Samira Gudrun, an apartment building rapporteur for New York City’s Tenants Union, is calling for landlords to respect the rights of their tenants and tenants’ advocates to report abuse, to be able to protect themselves, and to not use force against them.
Gudrun is one of dozens of people who have been calling for the rights and protections of renters in the wake of a rash of sexual assaults on New York’s city-owned apartment buildings.
In response, the NYC Department of Health and Mental Hygiene (DHMH) released a report last year detailing what it described as a “dramatic increase” in reported incidents of sexual assault against tenants.
The report noted that between April and September of this year, the number of reports of sexual abuse at a building that was a Tenants United office or office space had increased from just under 50 to more than 400.
“This is a massive increase, and the number we’ve received is staggering,” said Gudru, a founding member of the TenantsUnited union, during a conference call with reporters earlier this month.
“The most shocking part of all of this is that it’s only been a few months since we launched the Tenant Union.
Now we have more than 2,000 people signed up.”
“The numbers show that there’s a lot of pressure on tenants and on landlords, and this is what we’re fighting for,” she added.
At the conference call, Gudrup called for the DHMH to “get out of the way” and provide protection to tenants and their advocates, and said the union had been working to help those who needed it.
She said she was “very disappointed” in the response to her call for help.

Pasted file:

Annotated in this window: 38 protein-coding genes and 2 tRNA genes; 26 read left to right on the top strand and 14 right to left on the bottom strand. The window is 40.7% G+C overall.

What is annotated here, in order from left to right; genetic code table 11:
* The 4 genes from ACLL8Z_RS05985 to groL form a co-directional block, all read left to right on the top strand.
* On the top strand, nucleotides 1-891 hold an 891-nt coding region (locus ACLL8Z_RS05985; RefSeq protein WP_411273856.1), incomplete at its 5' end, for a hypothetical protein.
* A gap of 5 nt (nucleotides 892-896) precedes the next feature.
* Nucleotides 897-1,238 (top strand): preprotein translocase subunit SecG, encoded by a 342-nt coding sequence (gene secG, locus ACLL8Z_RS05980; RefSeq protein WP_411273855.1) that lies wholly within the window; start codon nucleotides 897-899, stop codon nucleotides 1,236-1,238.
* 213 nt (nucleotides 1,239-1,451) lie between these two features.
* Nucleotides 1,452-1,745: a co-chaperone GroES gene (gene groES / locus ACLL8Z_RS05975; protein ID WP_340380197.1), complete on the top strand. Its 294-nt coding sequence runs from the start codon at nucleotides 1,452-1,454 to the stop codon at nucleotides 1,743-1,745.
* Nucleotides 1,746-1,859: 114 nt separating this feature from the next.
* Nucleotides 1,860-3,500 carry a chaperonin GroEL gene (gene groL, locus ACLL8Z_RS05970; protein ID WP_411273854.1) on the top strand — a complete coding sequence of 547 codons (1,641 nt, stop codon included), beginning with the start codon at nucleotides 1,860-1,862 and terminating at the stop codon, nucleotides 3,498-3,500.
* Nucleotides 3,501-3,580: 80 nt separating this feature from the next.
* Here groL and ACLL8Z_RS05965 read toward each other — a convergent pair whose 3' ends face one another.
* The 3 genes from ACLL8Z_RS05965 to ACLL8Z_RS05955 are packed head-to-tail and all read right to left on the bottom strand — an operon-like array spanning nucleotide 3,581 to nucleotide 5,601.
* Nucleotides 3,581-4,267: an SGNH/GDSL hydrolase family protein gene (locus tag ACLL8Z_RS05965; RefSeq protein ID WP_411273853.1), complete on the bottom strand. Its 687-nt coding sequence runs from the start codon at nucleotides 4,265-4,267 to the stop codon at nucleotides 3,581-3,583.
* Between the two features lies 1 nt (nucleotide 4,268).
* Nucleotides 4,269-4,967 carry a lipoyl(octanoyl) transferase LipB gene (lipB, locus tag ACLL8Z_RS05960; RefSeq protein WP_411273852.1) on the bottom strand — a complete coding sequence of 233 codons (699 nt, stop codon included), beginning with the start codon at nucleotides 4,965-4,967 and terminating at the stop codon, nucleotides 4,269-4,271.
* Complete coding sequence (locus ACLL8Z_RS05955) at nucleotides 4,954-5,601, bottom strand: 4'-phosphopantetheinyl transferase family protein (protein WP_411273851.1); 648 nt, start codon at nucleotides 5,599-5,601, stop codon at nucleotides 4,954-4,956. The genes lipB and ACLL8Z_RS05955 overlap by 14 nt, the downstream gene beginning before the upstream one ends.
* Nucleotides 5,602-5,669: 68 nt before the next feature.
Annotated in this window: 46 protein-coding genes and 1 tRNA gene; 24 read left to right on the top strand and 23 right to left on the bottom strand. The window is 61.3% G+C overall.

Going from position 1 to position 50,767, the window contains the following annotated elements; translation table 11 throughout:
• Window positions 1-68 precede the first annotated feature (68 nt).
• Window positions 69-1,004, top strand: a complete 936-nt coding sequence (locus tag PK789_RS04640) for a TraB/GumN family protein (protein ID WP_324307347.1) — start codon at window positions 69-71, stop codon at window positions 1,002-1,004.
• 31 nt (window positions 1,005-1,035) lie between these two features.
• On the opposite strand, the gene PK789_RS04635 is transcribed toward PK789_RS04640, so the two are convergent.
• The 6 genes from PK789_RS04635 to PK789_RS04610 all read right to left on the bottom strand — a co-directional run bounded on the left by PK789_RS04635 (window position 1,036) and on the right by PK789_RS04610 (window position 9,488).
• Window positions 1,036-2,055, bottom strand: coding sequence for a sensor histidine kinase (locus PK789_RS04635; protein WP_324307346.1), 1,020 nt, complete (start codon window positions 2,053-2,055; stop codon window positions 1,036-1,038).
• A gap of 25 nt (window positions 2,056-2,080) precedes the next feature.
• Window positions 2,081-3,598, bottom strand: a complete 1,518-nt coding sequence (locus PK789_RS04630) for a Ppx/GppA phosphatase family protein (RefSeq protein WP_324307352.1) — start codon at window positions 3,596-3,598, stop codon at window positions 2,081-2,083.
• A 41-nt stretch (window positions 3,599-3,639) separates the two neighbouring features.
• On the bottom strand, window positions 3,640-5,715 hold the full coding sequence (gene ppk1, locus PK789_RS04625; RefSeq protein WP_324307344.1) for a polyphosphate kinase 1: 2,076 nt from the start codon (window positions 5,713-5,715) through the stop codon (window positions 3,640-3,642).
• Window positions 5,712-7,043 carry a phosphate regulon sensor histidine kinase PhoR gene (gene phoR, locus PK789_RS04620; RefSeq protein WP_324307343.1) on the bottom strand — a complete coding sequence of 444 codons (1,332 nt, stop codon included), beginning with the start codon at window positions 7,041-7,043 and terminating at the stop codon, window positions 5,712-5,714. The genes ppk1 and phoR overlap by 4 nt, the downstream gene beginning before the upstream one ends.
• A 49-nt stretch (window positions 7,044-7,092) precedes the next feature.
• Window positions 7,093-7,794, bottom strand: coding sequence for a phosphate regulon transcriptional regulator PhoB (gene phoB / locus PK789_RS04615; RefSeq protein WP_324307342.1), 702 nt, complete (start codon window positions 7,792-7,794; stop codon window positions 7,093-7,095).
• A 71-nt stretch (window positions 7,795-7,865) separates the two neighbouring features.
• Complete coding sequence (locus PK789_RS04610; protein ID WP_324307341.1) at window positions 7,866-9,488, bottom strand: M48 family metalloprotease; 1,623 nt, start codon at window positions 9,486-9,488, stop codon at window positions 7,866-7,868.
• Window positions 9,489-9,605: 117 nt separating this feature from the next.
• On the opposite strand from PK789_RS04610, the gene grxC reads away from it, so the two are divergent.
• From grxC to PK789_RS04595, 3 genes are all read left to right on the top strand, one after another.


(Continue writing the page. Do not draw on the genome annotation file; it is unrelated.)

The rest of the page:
New York City Mayor Bill de Blasio’s administration has responded to the increased reporting by claiming the city’s law enforcement agencies have been cracking down on sexual assault in the city.
De Blasio’s Department of Education has said the “public education and criminal justice systems are being used to fight sexual assault,” and the NYPD has said it is “trying to prevent sexual harassment in our own city by focusing on preventing assaults by the NYPD.”
In a statement, the Department of Housing Preservation and Development (HPD) said that the city is “working with the tenant’s union to ensure the proper enforcement of the law in New York, including addressing the root causes of the problem, such as sexual harassment and the disproportionate numbers of sexual violence victims.”
However, Goudrun told VICE News that she believes there is a lack of enforcement of tenant protections.
According to Gudruns report, tenants who have filed complaints against landlords have been “disproportionately targeted” in reporting harassment.
Some of the most egregious cases of abuse alleged by tenants have involved “attempted sexual assault” of a tenant, “physical violence,” “physical intimidation,” “verbal abuse,” and “sexual violence.”
While Gudrunners report noted an increase in the number and severity of sexual harassment incidents, she said she felt that the “tipping point” of the increase was the September 5 incident where a woman said that she was sexually assaulted by a co-tenant at her building.
That incident occurred after the tenant allegedly “started making advances” towards her and a “jaw-dropping” display of the woman’s genitals “showed that she could feel his tongue in her mouth,” Gudstein said.
Although Gudsens report notes that the NYPD is not enforcing the law, she feels that “they are working very hard to take down any and all information about tenants, so that tenants are not aware of the issue.”
Goudrun said that “a lot of these incidents, it’s not just about the victims who are reporting, it is the perpetrators who are doing the harassment.”
As of June 29, the city has recorded 1,542 sexual assault reports, according to the Department for Human Rights.
In an interview with VICE News, Godrun said she hopes that the new legislation will change the NYPD’s approach toward sexual harassment.
“I think that it is going to help us to protect the public,” Gouds said.
“We are a city that is very safe and we are very proud of that.”
Follow Ali Abunimah on Twitter: @aliabunimahs_